So how did a whole new customer-centric approach to marketing arise? It is not actually all that new, but I will start with the recent history which began with Yahoo.
- In 1995 Yahoo directory launched and soon thereafter people discovered that “keyword seasoning” helps get better positions in Yahoo. By late 1996, papers were appearing on data mining and text matching. An industry was born and it became known as Search Engine Optimization (SEO).
- In 1998, Google and DMOZ launched and by 2000 become the prime engines for SEO. Search Engines also start fighting back and seeking ways to making manipulating results difficult or penalizing sites involved in destructive practices.
- In the mid 2000s, Social Media became hot, first with Myspace and Friendster, then Facebook, Twitter, and finally Google+. Not only does Social Media Marketing drive leads directly, but social signals are incorporated into search engines to drive search engine positioning.
- In 2006, driven by the development of an integrated website management and marketing platform, Brian Halligan CEO of Hubspot coined the term “Inbound Marketing”…“Rather than doing outbound marketing to the masses of people who are trying to block you out, I advocate doing ‘inbound marketing’ where you help yourself ‘get found’ by people already learning about and shopping in your industry.”Their platform incorporates SEO, Social Media, Email and CRO management tools amongst others.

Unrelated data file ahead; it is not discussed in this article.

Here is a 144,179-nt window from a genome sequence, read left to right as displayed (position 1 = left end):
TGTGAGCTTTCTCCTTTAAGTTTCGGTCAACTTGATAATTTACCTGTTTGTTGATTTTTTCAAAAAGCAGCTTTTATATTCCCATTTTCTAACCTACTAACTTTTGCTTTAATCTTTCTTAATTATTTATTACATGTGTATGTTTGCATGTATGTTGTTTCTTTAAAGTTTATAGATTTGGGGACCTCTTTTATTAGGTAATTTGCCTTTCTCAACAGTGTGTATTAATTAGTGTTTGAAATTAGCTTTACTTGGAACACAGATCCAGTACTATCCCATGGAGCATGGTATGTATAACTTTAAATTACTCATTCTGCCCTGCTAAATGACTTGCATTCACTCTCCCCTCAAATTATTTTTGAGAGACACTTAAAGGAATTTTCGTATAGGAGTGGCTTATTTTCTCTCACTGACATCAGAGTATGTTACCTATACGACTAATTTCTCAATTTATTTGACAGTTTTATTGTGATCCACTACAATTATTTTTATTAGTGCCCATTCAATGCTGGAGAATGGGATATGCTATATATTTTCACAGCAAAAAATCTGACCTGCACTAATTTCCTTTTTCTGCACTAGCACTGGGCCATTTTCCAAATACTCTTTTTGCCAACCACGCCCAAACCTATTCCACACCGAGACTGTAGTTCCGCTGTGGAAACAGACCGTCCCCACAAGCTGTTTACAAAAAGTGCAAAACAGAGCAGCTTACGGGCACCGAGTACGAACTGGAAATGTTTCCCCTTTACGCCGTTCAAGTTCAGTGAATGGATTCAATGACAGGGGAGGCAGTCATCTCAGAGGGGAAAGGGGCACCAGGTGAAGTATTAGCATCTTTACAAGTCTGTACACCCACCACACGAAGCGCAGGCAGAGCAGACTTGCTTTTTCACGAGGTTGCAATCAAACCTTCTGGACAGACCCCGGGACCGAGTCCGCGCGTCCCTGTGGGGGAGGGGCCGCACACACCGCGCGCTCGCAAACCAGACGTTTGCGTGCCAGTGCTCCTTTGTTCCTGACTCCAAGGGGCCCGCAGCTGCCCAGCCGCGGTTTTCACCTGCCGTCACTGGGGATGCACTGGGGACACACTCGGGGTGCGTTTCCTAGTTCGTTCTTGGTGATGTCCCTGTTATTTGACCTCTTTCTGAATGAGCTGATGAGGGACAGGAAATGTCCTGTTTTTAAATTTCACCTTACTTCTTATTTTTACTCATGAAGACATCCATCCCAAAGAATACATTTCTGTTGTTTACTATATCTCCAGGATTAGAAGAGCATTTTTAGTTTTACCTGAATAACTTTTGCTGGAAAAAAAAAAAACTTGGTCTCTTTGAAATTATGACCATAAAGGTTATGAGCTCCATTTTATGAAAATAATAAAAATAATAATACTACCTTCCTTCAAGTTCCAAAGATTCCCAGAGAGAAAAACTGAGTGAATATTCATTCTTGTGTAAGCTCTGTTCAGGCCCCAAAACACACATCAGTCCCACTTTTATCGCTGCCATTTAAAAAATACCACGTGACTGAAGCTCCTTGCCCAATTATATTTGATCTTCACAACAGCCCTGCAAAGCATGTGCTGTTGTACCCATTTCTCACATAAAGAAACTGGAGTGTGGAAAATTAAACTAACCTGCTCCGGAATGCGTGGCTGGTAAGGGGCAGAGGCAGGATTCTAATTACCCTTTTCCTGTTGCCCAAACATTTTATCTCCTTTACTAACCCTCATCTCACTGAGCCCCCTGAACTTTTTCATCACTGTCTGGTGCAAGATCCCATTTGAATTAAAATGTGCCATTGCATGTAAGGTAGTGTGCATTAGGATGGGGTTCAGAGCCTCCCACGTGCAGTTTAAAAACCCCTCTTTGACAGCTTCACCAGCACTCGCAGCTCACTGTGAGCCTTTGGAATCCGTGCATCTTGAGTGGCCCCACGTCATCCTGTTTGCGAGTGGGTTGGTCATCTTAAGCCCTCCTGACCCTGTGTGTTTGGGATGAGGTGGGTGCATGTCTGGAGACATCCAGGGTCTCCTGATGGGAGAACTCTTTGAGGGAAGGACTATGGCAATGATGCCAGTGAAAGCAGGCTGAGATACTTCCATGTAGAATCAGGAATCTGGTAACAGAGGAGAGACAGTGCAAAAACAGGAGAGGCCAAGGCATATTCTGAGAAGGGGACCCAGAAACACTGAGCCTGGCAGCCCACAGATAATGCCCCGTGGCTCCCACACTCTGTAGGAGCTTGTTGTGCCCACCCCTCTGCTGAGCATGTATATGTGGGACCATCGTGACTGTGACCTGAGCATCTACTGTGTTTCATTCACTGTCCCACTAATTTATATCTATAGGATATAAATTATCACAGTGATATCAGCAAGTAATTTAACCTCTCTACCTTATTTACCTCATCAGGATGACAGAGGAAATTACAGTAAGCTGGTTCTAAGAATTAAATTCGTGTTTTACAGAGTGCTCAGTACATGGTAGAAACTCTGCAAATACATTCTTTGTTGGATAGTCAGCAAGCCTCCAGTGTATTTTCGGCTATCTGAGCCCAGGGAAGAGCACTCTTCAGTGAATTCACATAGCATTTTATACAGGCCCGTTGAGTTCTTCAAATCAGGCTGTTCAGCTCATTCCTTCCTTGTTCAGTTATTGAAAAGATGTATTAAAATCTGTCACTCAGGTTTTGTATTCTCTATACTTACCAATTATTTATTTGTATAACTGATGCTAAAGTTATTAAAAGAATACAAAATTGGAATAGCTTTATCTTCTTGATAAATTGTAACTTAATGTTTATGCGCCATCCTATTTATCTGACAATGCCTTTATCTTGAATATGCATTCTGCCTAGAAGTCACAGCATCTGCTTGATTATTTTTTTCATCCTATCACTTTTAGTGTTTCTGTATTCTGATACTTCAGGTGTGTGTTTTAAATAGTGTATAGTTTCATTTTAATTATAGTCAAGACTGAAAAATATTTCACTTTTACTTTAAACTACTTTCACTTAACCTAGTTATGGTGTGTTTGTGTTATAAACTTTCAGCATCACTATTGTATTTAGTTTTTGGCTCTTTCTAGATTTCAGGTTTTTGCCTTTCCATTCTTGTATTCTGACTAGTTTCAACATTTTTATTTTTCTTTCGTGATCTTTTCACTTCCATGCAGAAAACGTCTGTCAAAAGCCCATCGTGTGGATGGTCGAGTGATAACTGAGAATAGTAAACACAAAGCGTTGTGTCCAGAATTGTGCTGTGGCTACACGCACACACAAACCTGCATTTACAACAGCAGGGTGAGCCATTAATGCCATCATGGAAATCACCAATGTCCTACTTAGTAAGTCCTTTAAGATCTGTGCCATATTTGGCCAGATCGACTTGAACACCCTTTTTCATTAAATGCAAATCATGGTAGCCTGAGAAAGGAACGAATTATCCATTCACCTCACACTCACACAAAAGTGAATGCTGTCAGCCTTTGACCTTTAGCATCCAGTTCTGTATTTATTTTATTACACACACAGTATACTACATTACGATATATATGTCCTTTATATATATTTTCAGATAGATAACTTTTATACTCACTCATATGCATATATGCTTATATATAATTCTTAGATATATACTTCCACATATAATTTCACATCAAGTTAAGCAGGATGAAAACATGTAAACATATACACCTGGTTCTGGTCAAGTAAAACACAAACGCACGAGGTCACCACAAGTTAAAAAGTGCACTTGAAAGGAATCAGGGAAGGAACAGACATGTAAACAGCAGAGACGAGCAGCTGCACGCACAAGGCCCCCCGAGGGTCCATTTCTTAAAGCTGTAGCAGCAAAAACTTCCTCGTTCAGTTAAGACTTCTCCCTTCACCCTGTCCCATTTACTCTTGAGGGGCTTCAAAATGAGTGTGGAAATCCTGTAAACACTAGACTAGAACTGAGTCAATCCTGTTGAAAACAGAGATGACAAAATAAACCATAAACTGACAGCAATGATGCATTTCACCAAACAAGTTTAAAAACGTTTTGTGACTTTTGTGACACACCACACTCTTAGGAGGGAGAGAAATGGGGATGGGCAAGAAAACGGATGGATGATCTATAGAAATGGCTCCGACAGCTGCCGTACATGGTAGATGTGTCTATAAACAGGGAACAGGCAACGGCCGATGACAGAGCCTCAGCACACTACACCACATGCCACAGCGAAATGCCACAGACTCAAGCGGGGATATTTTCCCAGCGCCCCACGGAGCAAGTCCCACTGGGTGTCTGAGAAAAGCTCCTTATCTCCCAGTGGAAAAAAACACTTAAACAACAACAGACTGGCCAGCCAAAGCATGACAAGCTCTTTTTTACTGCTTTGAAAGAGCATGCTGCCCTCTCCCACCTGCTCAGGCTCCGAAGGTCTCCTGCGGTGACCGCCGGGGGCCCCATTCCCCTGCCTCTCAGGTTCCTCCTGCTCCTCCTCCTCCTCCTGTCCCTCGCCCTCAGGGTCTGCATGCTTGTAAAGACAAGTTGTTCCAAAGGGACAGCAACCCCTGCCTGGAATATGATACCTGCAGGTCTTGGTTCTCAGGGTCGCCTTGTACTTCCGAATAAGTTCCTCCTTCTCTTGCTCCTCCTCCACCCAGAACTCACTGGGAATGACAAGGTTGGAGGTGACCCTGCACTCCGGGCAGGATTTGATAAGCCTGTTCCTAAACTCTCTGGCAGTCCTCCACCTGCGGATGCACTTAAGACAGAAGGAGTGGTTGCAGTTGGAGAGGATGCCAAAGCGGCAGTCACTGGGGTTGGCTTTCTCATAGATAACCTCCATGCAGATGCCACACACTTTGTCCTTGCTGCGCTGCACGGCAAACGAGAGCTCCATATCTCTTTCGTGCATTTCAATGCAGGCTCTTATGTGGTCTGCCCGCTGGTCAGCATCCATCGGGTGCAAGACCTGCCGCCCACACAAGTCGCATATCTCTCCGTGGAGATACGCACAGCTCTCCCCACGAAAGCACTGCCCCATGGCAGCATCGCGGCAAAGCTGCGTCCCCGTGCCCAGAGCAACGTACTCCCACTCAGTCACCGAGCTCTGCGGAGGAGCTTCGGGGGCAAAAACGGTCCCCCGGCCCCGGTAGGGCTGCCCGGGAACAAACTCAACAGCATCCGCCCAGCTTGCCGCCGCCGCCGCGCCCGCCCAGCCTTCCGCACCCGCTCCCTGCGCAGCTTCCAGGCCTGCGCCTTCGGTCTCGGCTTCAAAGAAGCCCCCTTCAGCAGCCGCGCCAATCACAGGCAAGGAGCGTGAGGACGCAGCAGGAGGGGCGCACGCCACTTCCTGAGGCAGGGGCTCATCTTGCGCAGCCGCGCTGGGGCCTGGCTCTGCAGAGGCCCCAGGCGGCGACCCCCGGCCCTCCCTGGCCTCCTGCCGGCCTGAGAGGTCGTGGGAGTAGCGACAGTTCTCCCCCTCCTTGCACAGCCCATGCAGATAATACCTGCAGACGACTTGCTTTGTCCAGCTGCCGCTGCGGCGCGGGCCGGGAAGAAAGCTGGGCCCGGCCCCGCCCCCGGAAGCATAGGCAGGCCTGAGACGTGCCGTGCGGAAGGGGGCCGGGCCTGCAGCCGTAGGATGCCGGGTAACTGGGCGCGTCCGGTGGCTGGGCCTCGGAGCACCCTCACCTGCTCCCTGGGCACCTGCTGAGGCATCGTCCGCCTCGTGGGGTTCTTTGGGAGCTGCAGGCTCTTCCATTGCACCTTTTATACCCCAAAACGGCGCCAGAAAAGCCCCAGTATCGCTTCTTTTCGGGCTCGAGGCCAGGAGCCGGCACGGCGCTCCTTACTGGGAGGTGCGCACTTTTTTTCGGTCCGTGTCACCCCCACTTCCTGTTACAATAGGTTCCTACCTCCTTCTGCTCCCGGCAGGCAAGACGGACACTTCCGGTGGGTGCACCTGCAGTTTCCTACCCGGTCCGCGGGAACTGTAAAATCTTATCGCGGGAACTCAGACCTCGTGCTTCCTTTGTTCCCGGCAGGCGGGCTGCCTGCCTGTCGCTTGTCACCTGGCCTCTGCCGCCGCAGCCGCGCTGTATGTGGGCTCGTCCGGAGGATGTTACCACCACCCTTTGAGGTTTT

- However, Hubspot was concerned still primarily with being found. Who put the “earned” in “earned attention” was Seth Godin, a top marketing consultant. In 2008 Seth Godin coined the term “Permission Marketing”…“Permission marketing is the privilege (not the right) of delivering anticipated, personal and relevant messages to people who actually want to get them… Real permission works like this: if you stop showing up, people complain, they ask where you went.”
- 2013 SEOMoz become MOZ, and also jointly launches inbound.org with Hubspot. Many SEO tool makers are joining the trend to consolidate under the industry term Inbound Marketing.
- April 2013 – Joseph Franklyn McElroy, Mike Zittel, and Rich Jachetti form the New York Inbound Marketing Professionals Meetup and now New York City is in the game!
But Origins Go Way Back
Now obviously I left a whole lot out and many other concurrent developments, and as I mentioned, customer centric marketing goes way back in time. The marketing patriarch of the 1950s and 1960s, Peter F. Druker, wrote about it. And Druker even referenced a guy from the 1850s named Cyrus Hall McCormick, Sr. who was an American inventor and founder of the McCormick Harvesting Machine Company, which became part of International Harvester Company in 1902. He is credited with inventing the Mechanical Wheat Reaper which revolutionized farming. He also revolutionized marketing with inbound tactics[src]:
- Extensive use of Testimonials and Word-of-Mouth
- Written assembly instructions that were simple and aided by numbers painted on parts.
- Having local merchants act as sub-agents to sell, service and collect debt.
- Fast after-sales service, since any delay could ruin crops.
- Training farmers to take care of their machines properly so they would operate well for a long time.
- Coupling advertising with a push for product articles that were picked up by other newspapers.
- Publishing his own magazine with the latest expert advice on farming.
- Participation in contests against competitors’ products, in front of large crowds.
- After church Sunday demonstrations to get both the decision makers (husband and wife) at a social gathering where the men could talk each other into buying and the women could gossip and approve.McCormick’s lesson is to think of the market from the customer’s viewpoint and how every aspect of the total offer can be improved.
So why are we talking about Inbound Marketing as a separate practice and strategic approach to marketing now?